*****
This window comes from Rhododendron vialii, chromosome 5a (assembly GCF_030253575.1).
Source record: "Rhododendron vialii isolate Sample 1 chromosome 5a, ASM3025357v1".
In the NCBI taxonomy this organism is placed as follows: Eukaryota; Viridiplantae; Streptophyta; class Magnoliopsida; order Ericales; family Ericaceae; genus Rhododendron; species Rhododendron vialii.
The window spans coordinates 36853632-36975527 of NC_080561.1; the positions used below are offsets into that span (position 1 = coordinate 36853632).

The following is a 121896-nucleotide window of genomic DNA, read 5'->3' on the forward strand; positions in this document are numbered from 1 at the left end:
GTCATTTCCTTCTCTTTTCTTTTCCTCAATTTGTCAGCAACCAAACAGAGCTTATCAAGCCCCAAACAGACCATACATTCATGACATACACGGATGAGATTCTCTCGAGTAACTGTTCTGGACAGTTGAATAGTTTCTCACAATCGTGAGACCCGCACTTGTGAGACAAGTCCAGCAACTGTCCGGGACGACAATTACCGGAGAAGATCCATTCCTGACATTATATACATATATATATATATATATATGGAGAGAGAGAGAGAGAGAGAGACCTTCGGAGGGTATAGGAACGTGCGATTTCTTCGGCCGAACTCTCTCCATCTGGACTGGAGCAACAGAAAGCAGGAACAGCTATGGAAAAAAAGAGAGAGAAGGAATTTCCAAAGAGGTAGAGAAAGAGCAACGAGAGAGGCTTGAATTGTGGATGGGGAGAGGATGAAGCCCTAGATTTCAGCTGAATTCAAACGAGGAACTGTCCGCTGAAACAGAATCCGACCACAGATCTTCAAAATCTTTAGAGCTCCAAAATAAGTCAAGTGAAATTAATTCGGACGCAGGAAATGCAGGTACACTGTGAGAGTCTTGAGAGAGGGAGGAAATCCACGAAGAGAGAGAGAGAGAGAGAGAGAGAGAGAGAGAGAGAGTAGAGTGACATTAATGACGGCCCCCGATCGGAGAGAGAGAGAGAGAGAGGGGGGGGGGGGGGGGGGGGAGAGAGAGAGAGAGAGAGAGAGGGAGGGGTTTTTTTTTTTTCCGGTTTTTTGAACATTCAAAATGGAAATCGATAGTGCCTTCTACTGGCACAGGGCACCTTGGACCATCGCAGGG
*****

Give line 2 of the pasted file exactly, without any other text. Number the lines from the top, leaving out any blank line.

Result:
Source record: "Rhododendron vialii isolate Sample 1 chromosome 5a, ASM3025357v1".